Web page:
• Do not insult the judge’s intelligence by rehashing the entire trial. The judge heard the testimony and viewed the evidence, and may have noticed points you missed.
  • Pick several points, which may require connection or explanation, and limit your argument to those points. Possible examples:
    • Smith never argued that Ms. Smith was a bad or unfit father. She gave him credit for loving the children and being a good provider. She testified to the effect extended visitation would have on the children’s education and activities. Ms. Counselor provided her expert opinion on the most probable effects of disrupting the children’s schedules and continuity.
    • Smith was a good provider. He determined the standard of living for his children and Ms. Smith. We should not diminish the children’s standard of living because of this divorce. The testimony and tax returns established his ability to earn $______ gross monthly income. He can meet the needs of the children and Ms. Smith, although he may have to forgo some of his toys.
    • Smith was satisfied with the schedule, the homeschooling, and their respective roles as mother and father during the marriage. He even testified he wants to reconcile and resume the marriage. After leaving her career almost 20 years ago, Ms. Smith has no marketable job skills that would earn more than a minimum wage. Mr. Smith’s insistence she abandon the children’s homeschooling and get a job contradicts reality.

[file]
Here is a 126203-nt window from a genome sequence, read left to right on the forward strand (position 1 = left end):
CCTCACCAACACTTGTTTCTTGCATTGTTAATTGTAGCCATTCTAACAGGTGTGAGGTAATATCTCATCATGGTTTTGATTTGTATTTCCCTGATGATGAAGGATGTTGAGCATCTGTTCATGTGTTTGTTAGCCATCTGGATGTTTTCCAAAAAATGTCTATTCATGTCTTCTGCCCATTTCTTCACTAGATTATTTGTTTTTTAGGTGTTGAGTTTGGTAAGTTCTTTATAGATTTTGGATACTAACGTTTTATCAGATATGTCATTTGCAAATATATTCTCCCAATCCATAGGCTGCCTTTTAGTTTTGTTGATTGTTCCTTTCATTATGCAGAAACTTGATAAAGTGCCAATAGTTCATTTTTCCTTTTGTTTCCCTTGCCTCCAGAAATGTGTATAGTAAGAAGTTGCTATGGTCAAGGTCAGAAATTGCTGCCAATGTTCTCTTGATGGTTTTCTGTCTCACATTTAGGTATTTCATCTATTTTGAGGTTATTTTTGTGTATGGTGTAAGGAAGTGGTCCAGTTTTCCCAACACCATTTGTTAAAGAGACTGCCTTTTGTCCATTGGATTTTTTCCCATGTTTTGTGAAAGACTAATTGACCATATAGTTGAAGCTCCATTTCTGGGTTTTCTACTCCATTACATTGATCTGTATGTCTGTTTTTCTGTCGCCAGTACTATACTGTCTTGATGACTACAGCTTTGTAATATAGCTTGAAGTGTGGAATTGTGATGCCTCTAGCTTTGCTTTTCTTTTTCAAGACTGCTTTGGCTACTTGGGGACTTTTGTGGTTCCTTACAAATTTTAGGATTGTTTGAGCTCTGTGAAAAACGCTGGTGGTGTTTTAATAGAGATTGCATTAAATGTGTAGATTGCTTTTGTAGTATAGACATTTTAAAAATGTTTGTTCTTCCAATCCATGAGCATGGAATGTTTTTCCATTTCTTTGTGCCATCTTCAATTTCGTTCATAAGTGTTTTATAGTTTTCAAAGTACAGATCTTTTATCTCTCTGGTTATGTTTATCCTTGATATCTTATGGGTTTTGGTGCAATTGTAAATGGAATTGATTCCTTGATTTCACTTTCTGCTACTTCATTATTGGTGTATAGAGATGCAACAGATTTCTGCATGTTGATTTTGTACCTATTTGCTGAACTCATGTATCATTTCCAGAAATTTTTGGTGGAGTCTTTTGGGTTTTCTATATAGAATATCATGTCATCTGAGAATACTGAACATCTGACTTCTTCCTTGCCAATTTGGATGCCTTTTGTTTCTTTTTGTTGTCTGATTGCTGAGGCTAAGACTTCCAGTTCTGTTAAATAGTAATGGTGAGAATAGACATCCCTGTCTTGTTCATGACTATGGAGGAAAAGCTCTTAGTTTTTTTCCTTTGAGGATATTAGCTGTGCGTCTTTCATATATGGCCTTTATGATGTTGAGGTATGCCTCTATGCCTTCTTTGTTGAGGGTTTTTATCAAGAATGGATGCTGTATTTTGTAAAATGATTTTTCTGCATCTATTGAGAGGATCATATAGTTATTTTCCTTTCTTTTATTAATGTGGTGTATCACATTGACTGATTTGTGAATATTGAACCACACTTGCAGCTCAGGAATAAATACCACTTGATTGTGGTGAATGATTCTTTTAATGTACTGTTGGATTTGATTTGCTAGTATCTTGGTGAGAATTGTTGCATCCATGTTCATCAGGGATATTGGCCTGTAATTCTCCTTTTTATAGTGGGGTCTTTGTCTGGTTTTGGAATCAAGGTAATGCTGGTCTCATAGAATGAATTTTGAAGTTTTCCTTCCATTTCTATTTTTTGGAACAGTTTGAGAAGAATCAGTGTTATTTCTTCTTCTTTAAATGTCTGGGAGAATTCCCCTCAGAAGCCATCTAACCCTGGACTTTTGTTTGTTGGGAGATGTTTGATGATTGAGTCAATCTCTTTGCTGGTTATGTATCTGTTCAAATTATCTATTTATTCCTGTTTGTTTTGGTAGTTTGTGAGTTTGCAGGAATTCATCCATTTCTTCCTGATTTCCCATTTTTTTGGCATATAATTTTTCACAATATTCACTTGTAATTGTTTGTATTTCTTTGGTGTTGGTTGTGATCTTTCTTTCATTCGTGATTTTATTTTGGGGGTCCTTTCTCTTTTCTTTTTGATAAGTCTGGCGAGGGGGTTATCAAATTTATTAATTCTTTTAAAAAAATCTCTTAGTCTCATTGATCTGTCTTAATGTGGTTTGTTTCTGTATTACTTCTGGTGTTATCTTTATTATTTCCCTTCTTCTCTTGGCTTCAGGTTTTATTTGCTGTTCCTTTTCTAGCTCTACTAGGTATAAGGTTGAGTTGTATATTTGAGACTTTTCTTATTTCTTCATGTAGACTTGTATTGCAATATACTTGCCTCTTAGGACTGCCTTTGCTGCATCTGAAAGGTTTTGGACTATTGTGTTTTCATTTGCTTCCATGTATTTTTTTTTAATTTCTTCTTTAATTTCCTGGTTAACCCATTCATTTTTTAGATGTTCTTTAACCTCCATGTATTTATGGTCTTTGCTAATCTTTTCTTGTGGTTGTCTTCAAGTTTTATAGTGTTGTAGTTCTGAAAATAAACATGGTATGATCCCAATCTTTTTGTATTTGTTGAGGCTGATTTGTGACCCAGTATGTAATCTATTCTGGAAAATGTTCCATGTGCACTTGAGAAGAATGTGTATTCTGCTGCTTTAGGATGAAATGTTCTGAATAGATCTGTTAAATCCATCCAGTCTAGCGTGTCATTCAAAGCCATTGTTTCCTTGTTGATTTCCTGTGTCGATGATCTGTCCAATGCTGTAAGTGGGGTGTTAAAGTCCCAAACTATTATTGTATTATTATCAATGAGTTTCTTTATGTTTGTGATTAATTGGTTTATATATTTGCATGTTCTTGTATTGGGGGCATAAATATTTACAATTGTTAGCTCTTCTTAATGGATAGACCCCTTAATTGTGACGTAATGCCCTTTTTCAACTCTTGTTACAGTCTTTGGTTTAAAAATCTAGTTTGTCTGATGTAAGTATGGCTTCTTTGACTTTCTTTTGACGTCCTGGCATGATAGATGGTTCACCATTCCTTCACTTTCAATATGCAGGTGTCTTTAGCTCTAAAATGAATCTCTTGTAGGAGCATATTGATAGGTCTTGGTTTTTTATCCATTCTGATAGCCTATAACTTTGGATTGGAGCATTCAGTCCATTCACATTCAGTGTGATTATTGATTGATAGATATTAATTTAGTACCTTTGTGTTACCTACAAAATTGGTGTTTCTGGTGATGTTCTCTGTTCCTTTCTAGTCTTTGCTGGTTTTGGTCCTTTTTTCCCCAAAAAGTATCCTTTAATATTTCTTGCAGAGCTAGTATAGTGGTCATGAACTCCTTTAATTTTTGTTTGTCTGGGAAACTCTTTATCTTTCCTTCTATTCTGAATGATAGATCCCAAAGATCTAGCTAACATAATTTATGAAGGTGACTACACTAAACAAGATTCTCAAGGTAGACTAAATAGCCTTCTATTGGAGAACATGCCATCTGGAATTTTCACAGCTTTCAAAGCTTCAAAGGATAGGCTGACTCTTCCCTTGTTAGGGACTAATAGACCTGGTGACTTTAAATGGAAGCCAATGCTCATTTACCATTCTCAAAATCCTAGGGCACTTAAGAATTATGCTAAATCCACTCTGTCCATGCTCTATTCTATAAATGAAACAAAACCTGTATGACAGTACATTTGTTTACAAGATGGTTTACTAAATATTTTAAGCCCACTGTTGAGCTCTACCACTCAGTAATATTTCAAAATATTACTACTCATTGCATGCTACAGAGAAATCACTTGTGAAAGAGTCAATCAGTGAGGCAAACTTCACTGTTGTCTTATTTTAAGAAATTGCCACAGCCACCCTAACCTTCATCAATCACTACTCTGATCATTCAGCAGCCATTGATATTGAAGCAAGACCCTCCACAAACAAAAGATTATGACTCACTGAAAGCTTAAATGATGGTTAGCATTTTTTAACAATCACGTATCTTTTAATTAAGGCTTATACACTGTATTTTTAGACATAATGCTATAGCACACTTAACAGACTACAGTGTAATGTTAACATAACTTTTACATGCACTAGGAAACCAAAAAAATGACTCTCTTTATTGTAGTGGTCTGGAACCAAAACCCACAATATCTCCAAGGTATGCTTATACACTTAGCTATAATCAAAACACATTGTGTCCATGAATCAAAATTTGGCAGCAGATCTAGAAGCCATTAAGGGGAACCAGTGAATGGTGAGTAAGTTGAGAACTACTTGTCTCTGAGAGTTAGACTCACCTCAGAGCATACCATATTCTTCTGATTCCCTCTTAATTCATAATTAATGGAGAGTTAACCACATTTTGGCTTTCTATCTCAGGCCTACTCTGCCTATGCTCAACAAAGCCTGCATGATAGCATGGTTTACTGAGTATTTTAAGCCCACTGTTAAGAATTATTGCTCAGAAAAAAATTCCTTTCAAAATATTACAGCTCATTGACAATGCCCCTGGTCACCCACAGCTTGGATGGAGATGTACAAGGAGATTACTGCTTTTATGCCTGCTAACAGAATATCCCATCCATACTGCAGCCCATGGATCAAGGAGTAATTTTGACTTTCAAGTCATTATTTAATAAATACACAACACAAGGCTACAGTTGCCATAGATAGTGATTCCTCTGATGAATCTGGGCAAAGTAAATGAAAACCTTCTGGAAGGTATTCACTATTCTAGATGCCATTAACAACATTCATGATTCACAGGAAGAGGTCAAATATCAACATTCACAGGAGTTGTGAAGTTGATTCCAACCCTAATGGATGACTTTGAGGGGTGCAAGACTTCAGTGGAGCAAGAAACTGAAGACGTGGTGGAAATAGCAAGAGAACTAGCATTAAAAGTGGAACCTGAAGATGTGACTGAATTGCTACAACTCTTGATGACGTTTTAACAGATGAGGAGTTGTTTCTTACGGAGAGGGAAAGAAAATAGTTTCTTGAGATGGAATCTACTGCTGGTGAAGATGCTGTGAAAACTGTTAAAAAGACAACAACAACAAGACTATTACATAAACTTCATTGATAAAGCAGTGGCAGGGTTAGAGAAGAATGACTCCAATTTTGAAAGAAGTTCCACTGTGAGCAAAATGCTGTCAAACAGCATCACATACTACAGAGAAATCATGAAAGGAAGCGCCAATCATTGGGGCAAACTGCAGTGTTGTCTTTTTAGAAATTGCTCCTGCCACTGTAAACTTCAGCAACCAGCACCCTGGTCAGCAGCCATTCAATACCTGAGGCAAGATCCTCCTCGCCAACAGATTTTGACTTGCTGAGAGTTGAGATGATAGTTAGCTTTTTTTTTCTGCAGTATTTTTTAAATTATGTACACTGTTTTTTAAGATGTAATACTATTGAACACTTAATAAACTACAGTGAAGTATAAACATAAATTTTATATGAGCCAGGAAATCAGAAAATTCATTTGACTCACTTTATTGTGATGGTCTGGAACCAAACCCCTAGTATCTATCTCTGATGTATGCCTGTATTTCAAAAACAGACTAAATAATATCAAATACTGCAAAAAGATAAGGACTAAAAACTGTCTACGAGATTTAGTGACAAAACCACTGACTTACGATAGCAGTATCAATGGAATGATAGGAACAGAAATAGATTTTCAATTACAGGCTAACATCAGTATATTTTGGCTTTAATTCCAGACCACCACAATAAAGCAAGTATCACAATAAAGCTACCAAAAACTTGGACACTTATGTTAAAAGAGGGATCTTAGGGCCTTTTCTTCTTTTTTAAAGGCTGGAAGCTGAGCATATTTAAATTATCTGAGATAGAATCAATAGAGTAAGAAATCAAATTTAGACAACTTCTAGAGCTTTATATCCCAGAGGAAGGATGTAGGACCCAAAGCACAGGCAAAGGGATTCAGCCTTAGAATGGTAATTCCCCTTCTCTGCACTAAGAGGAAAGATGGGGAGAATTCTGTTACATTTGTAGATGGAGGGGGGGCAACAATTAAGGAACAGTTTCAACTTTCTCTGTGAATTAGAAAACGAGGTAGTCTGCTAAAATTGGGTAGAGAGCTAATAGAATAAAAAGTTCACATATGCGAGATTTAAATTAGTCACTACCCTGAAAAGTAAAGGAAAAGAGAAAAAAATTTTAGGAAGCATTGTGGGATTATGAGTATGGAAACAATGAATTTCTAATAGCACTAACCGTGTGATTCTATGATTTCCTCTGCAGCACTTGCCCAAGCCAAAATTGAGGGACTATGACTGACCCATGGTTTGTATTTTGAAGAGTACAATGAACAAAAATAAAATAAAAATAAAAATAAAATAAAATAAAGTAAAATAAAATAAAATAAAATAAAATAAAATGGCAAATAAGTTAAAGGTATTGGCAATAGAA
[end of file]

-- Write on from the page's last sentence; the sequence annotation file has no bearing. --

• While many aspects of this case may appear routine on the surface, Mr. English explained some problems requiring more than routine work and trial preparation. Mr. Smith insisted on the appointment of a guardian ad litem when there should have been no issue as to fitness. He denied requests for admissions of fact regarding Ms. Smith’s fitness, his ability to earn $______ gross monthly income, the marital components of retirement plans, his superior financial ability to pay attorney’s fees, and the reasonableness of my hourly rate. My fee of $9,876 is fair, reasonable, and just. I earned it.
  • Again, keep it brief.
  • Do not attack opposing counsel, no matter how greatly counsel may deserve it. Likewise, avoid unnecessary criticism of the opposing party. The judge should have formed his or her opinion of the opposing party during your brilliant cross-examination of the opposing party and his or her witnesses.
  • Ask if there are other questions the court wants you to address. Offer to brief any issue of fact or law the judge wants addressed.

One more point favoring argument from Judge Anderson’s The Lost Art: An Advocate’s Guide to Effective Closing Argument. It’s fun!